Pockmark flow circulation patterns were investigated through current measurements along the rim and center of two pockmarks in Belfast Bay, Maine. Observed time-varying current profiles have a complex vertical and directional structure that rotates significantly with depth and is strongly dependent on the phase of the tide. Observations of the vertical profiles of horizontal velocities in relation to relative geometric parameters of the pockmark are consistent with circulation patterns described qualitatively by cavity flow models (Ashcroft and Zhang 2005). The time-mean behavior of the shear layer is typically used to characterize cavity flow, and was estimated using vorticity thickness to quantify the growth rate of the shear layer horizontally across the pockmark. Estimated positive vorticity thickness spreading rates are consistent with cavity flow predictions, and occur at largely different rates between the two pockmarks. Previously modeled flow (Brothers et al. 2011) and laboratory measurements (Pau et al. 2014) over pockmarks of similar geometry to those examined herein are also qualitatively consistent with cavity flow circulation, suggesting that cavity flow may be a good first-order flow model for pockmarks in general.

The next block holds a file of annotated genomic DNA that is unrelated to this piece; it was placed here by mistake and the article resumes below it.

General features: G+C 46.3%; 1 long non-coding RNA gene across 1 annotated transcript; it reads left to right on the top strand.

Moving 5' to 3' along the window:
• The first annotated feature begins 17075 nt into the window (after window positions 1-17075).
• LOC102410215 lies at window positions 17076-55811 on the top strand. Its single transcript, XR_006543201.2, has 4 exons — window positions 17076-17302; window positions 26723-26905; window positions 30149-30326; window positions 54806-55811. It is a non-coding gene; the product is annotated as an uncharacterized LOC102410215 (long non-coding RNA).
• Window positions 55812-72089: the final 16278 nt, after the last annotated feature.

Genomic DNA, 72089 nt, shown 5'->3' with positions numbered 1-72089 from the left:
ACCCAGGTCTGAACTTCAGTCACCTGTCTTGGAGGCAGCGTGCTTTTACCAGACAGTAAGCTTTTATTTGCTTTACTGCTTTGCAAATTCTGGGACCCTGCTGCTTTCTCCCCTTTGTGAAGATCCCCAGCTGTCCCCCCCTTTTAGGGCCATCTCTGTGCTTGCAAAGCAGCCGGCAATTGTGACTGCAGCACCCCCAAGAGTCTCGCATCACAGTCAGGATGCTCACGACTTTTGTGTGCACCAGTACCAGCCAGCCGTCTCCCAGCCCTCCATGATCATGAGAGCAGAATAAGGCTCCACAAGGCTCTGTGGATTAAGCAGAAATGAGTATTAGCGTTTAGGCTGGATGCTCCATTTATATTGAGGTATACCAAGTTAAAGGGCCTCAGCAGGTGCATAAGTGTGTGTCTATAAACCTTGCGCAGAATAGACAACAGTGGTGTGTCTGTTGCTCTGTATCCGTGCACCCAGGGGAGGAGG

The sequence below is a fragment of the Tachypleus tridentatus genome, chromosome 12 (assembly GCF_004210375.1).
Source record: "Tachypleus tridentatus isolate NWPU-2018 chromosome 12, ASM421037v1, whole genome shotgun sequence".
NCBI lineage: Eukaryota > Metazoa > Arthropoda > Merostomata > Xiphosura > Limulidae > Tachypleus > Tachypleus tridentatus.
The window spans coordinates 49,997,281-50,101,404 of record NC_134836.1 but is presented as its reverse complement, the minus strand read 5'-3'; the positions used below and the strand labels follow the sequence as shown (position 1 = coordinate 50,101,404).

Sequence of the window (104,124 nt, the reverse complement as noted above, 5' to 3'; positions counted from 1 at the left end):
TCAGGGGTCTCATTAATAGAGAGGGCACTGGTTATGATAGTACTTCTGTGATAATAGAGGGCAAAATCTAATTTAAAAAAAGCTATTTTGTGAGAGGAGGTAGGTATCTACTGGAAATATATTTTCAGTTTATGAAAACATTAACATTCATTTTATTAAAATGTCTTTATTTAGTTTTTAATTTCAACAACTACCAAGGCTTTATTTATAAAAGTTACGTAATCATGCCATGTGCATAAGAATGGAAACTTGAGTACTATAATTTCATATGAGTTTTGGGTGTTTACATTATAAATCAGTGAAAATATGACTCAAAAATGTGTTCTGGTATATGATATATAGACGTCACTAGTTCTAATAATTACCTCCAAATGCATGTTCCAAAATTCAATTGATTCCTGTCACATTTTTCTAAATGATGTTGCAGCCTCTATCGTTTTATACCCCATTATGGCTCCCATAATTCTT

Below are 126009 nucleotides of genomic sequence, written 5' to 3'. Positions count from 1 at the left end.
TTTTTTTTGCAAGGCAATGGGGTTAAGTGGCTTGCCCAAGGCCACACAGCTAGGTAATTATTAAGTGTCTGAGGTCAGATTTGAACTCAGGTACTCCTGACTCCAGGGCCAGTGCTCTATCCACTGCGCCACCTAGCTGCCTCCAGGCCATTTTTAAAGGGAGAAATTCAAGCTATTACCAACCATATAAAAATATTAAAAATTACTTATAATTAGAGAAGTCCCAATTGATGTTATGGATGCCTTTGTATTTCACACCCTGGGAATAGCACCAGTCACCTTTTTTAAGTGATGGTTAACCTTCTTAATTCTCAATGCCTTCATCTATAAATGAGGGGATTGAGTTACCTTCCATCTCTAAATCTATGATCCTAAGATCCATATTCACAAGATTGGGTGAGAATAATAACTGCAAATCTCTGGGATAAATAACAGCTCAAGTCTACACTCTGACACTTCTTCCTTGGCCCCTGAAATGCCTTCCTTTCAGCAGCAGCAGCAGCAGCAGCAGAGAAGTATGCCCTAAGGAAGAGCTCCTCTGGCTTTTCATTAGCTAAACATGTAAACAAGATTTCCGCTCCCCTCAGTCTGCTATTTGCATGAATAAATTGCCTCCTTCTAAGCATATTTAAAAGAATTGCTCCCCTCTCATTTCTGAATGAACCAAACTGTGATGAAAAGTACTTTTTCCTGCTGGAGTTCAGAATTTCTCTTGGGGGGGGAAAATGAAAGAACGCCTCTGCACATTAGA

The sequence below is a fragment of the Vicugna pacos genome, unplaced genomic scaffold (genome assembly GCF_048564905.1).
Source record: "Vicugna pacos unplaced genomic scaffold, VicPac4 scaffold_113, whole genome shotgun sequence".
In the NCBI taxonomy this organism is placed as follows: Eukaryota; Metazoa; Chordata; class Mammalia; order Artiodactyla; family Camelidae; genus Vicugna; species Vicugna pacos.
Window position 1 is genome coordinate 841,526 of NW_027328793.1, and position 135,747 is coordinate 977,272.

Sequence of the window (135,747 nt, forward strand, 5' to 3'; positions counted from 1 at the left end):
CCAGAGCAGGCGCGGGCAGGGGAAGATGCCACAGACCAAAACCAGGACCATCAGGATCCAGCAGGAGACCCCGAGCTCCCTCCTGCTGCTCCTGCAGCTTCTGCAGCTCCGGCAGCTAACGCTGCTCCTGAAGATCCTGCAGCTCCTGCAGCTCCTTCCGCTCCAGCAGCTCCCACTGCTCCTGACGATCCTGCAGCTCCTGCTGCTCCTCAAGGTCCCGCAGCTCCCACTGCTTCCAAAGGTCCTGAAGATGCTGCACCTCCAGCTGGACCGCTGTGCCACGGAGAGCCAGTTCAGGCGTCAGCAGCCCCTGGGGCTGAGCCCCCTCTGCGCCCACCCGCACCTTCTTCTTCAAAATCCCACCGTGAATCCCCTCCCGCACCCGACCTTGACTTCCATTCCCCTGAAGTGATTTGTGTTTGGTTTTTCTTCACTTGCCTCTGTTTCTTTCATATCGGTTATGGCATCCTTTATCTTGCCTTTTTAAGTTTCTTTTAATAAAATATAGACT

|Title||Observations of pockmark flow structure in Belfast Bay, Maine, Part 2: evidence for cavity flow|
|Authors||Christina L. Fandel, Thomas C. Lippmann, Diane L. Foster, Laura L. Brothers|
|Publication Subtype||Journal Article|
|Series Title||Geo-Marine Letters|
|Record Source||USGS Publications Warehouse|
|USGS Organization||Woods Hole Coastal and Marine Science Center|